GW: Well it’s kind of the beauty though and it is what happens when things become corporatized in a way. I mean you can’t help it because you’re taking something and extrapolating it out from DF being in her market and the number of venues that she’s doing and saying, “Oh, by the way, DF, can you do that in 35 other markets and can you keep control of that same level of integrity?”
At some point in time, some VC or someone else comes in and says we need to be able to make money doing this and therefore, for my business, then oh, I don’t know, then backstage I don’t have an executive chef, a sous chef, a pastry chef and a barrista backstage at my theater anymore because that’s a line item that’s automatically cut out.
No idiot would spend money on that in the venue except independent venue operators and owners who have to battle because we need to make sure the experience is so good that Milwaukee gets including in the routing because bands love to eat and they love to eat and they get treated like crap on the road and they usually get – because food has been turned into a line item in what they do.
The people in our venues – and what DF said is so important – it’s very rare, honestly, that everyone that goes to a show is going to run into me or run into DF. Generally, they run into one of my dogs who are running around in my venues. But yeah, they’re running into dedicated people.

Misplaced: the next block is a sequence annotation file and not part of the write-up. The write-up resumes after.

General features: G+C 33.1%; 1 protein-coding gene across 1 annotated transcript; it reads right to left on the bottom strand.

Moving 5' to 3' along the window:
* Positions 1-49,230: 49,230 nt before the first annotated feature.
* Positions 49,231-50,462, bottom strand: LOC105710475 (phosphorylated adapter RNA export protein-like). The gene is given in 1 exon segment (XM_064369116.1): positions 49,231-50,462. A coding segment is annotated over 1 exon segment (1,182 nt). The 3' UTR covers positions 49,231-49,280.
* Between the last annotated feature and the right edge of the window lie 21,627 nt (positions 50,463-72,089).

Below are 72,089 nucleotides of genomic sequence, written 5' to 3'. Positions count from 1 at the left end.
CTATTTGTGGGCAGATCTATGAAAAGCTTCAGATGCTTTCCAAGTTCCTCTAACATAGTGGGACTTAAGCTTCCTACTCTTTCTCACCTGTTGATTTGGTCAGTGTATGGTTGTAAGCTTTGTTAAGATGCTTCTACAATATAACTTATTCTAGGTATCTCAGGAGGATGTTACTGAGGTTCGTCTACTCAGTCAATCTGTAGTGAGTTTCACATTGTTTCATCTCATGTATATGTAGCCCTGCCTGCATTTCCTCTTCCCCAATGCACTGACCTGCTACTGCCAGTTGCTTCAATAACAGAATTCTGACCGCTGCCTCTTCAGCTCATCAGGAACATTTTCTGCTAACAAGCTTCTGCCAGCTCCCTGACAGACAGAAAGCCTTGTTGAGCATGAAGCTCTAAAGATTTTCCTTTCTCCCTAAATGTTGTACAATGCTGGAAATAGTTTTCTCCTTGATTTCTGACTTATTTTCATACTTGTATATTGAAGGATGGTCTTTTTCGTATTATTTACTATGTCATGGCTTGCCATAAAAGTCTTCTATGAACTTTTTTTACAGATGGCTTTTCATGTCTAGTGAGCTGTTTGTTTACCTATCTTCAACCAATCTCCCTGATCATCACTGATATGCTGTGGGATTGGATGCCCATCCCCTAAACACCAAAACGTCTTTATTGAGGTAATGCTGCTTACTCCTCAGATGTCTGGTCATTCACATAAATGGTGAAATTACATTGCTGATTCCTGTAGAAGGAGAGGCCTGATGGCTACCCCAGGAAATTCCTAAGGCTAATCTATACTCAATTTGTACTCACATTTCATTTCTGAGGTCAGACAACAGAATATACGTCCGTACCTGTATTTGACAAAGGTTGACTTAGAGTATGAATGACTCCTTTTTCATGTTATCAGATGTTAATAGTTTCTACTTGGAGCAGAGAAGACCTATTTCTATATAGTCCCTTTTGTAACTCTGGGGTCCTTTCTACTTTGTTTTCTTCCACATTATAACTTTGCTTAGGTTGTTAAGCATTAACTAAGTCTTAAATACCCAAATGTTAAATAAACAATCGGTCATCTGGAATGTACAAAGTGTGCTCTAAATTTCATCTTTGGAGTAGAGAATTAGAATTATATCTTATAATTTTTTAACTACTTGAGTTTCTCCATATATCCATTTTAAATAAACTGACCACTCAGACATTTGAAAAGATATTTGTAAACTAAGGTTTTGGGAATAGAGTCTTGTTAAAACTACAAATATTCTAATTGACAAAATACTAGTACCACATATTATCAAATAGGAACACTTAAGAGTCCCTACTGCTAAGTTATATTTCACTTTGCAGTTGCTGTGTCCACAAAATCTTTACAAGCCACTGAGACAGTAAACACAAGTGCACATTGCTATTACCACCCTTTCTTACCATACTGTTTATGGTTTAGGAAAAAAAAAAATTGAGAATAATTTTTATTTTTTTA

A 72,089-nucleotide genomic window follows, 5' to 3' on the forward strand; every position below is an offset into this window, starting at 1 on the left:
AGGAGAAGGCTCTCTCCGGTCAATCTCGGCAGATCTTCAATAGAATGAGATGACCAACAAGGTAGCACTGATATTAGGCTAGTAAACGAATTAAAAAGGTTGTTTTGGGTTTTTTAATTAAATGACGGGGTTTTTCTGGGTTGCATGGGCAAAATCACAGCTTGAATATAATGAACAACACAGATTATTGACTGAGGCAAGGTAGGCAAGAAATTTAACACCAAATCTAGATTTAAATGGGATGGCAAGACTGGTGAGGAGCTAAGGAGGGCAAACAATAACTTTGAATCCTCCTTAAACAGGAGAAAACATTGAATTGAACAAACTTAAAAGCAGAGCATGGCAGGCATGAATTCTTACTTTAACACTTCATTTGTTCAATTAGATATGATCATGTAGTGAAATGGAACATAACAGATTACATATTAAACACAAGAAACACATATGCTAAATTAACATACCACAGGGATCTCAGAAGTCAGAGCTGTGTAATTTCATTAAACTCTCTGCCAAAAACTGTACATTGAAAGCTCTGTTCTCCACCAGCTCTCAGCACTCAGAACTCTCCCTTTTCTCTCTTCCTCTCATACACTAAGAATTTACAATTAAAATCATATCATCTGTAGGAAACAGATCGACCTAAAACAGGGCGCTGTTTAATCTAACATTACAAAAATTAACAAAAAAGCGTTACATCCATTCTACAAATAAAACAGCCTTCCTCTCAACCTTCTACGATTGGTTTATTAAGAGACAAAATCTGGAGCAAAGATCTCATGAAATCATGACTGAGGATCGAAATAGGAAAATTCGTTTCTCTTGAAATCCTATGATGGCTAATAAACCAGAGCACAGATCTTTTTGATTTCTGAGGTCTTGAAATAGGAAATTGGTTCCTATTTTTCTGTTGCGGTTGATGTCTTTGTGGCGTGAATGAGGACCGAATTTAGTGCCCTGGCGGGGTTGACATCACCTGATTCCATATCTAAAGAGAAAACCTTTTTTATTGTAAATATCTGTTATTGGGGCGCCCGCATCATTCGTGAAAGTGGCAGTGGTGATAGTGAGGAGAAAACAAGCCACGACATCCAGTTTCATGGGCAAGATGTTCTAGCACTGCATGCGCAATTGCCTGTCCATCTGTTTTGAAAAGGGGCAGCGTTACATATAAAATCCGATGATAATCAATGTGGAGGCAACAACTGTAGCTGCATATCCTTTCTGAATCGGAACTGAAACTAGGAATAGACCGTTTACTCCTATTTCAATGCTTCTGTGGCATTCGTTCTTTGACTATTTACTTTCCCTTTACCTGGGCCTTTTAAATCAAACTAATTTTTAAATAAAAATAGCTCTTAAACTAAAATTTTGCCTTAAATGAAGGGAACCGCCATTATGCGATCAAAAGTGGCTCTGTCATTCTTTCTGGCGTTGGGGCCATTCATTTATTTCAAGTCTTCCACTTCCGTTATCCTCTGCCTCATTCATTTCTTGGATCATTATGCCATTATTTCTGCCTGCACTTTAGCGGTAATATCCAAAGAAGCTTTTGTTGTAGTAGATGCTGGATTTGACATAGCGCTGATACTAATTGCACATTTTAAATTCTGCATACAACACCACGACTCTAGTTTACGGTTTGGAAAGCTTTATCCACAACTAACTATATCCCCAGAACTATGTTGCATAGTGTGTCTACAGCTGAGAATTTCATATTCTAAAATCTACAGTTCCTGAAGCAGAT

I find this amazing. I’ve been doing this for 18 years. I have bartenders who worked for us for 16, 17 years. I have ushers who worked for us for all those years. And we do things that corporate venues don’t. We do three nights of Widespread Panic every night at 2:00 a.m. after we have – there’s so much alcohol that has taken place around us that we feed our people wings one night. You know, we’ll do pizza another night. We’ll do barbeque another night. And everybody is just talking about their experience. They’re dead tired. They’ve just treated wonderfully and we get great rewarding responses from Panic fans about it. It’s the reason why we do the shows at Panic.
But at the end of the night, everyone loves the feeling of what they’ve done together and they feel like they’ve accomplished something. And they also know that we, as an organization, know that. We know that they’re important and we care about them and frankly, that’s the reason why we did – as everybody else did – the Go Fund Me. Because if you look at those Go Fund Mes and the venues, if you looked at the comments of the people who gave money, it’s – it gives you the chills to think about some of those people because don’t forget they’re going through the same thing everybody else is going through. They’re wondering where tomorrow is going to be but giving $100 because they can’t wait to get back to the next show. I mean all those comments like that were absolutely amazing.